Amazon Gets All Fired Up

Amazon on Wednesday introduced a slew of new Kindle Fire tablets and Kindle e-readers. It also unveiled a new OS based on Android KitKat.

The top-of-the-line product is the company’s Fire HDX 8.9, which sports a Qualcomm Snapdragon 805 quad-core processor, with each core running at up to 2.5 GHz, and a GPU that’s 75 percent faster than that of the previous Fire HDX. It starts at US$379.

The 8.9’s display has 30 percent more pixels than the iPad’s Retina display, Amazon said.

Fire HDX 8.9

The Dolby Atmos feature, available in a tablet for the first time, makes the new HDX twice as loud as an iPad Air, and at 13.2 ounces, the 8.9 is 20 percent lighter than the iPad Air, Amazon noted.

The company also introduced two new Fire HDs, with 6- and a 7-inch screens, for $99 and $140, respectively. They have quad-core processors that run at up to 1.5 GHz, and they have 3x the graphics of the Samsung Galaxy Tab 4, Amazon contended.

Fire HD 7

The HDX and HDs run Amazon’s new Fire OS 4 Sangria, which has hundreds of new features and platform enhancements. Among them are Family Library; Profiles; the predictive ASAP feature; and access to more than 33 million movies, TV shows, songs, books, and Android apps and games.

They also provide unlimited free cloud storage for all photos and images taken with the tablets’ cameras.

A Kindle Fire HD Kids Edition in 6- and 7-inch sizes, at $150 and $180 respectively, also was launched. These tablets come with a two-year replacement guarantee and access controls for parents.

The new tablets “are quality products at very aggressive prices right before Christmas, when most tablets are given as gifts,” Rob Enderle, principal analyst at the Enderle Group, told TechNewsWorld. “When you’re buying for someone else, price becomes a much more powerful differentiator.”

Amazon also unveiled two new Kindle e-readers: the Voyage, its most advanced model, which sells for $199; and its most economical Kindle e-reader, which sells for $79 and now has touch functionality.

Kindle Voyage

“Our mission with Kindle is to make the device disappear, so you can lose yourself in the author’s world,” said CEO Jeff Bezos. “Kindle Voyage is the next big step in this mission. With the thinnest design, highest resolution and highest contrast display, reimagined page turns, and all of the features that readers love about Kindle — books in seconds, no eyestrain or glare, readability in bright sunlight, and battery life measured in weeks, not hours — Kindle Voyage is crafted from the ground up for readers.”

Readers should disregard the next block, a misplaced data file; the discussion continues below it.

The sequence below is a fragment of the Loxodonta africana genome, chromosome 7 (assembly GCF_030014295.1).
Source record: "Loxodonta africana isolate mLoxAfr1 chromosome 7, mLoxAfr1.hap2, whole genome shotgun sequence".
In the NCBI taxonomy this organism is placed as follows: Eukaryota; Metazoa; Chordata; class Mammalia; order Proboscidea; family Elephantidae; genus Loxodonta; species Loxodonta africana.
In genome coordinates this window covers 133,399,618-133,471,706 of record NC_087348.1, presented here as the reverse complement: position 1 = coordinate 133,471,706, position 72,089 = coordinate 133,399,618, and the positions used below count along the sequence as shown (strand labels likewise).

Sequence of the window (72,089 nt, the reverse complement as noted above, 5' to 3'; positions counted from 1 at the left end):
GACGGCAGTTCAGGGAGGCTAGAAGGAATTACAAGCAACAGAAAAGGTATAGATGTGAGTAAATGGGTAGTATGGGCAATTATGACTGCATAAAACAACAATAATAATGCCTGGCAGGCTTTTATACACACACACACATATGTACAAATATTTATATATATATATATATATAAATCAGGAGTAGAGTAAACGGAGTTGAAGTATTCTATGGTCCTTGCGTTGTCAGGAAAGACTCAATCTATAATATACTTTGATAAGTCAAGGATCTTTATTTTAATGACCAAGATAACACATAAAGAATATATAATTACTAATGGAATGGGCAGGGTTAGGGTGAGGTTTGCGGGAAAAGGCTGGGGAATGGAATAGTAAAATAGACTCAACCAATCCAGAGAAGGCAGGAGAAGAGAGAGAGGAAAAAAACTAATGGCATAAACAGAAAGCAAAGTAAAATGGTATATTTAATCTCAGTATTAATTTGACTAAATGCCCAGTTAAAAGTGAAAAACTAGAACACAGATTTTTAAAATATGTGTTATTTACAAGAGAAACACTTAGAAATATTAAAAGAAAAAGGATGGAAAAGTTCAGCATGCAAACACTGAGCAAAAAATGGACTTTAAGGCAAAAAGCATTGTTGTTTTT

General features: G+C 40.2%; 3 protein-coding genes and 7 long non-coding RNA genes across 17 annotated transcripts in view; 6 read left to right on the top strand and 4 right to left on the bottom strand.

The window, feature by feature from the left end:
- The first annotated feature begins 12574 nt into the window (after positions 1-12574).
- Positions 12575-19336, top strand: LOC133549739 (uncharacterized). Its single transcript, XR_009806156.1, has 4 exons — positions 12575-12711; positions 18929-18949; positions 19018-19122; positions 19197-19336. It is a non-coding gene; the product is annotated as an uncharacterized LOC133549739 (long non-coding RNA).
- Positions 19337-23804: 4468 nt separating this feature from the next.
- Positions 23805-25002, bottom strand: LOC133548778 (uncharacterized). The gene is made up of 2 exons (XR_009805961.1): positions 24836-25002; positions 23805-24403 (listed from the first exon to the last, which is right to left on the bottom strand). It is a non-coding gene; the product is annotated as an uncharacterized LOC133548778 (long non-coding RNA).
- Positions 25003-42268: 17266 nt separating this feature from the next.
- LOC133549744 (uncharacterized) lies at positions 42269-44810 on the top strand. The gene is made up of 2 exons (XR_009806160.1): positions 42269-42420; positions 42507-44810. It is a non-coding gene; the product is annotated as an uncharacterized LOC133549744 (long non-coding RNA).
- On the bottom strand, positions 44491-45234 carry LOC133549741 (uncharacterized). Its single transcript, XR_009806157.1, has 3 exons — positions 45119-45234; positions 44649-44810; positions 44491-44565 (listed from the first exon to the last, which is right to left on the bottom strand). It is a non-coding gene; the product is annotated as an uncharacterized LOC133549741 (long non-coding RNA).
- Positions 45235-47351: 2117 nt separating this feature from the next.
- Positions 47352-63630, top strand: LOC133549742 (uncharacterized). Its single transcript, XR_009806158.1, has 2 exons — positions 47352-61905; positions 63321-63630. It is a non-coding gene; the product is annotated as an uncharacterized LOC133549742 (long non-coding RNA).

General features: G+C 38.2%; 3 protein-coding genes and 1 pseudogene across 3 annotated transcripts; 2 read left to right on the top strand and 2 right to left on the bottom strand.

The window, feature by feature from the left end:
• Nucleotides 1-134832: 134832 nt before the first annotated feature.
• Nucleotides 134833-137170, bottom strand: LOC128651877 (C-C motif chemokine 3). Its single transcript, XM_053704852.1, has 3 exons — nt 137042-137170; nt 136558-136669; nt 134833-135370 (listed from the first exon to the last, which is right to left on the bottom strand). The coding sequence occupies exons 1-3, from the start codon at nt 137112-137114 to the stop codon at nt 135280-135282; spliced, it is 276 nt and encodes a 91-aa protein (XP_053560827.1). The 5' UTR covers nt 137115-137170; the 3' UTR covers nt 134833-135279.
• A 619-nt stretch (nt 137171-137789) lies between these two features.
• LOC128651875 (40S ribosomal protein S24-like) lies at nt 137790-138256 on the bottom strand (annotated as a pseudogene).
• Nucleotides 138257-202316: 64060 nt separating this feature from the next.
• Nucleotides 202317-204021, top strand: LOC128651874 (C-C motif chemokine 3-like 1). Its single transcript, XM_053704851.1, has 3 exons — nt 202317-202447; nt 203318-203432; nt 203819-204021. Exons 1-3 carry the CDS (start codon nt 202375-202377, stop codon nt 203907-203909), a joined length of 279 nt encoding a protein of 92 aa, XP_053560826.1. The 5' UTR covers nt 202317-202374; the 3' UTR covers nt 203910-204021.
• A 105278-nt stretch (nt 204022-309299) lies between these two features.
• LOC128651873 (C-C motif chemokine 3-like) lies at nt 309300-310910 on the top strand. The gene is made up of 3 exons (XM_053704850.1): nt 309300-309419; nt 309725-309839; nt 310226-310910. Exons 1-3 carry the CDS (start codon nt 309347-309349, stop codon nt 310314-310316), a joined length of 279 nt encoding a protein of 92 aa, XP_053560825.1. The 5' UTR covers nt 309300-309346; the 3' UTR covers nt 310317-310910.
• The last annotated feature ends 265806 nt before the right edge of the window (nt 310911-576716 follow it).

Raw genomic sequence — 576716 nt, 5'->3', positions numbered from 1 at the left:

The Lowdown on the Flagship HDX 8.9

The Fire HDX 8.9’s 339 ppi HDX display has Dynamic Light Control, which automatically adjusts the display’s color in response to ambient light, and perfect 100 percent sRGB color accuracy.

Its keyboard, which Amazon claims is the thinnest and lightest full-featured tablet keyboard, has a trackpad.

The Fire HDX 8.9 supports 802.11ac MIMO, which delivers up to 4x the peak bandwidth. It’s also available with 4G LTE wireless.

It has a front-facing HD camera and an 8-MP rear camera that takes high-res photos and 1080p video. Rear camera features include an LED flash, electronic image stabilization and a wide-aperture f/2.2 lens.

The Fire HDX has a unibody machined magnesium frame with a glass/nylon blend molded onto it to create openings for antennae and to maximize signal strength.

Battery life is up to 12 hours in use. A Smart Suspend feature proactively turns wireless off and on in response to a device-specific profile created dynamically.

The 8.9’s microUSB port allows for charging and connects the device to TVs, computer monitors, projectors, USB flash drives, SD card readers or, with adaptors, a wired keyboard or mouse.

The Fire HDX 8.9 comes preloaded with WPS Office, which lets users create, edit and view Microsoft Office documents. It’s fully compatible with Office and integrates with Amazon’s Cloud Drive.

Taking on iOS and Android?

It might seem Amazon is overreaching in comparing its devices to the iPad.

“Most manufacturers of these devices are trying to make money off them, but Amazon makes money by directing users of the devices to go buy their products, and they’ve demonstrated that this is pretty powerful,” Scott Strawn, a program director at IDC, told TechNewsWorld.

“Their devices may not see sales at the level of iPads, but each and every sale generates some revenue for the ecosystem they’re part of,” he pointed out.

Kindle users are pretty loyal, and “Samsung has been struggling with their value proposition of late,” Enderle pointed out — “and Apple seems to have lost the magic, which was critical to the iPad.”

Richard Adhikari has written about high-tech for leading industry publications since the 1990s and wonders where it's all leading to. Will implanted RFID chips in humans be the Mark of the Beast? Will nanotech solve our coming food crisis? Does Sturgeon's Law still hold true? You can connect with Richard on Google+.

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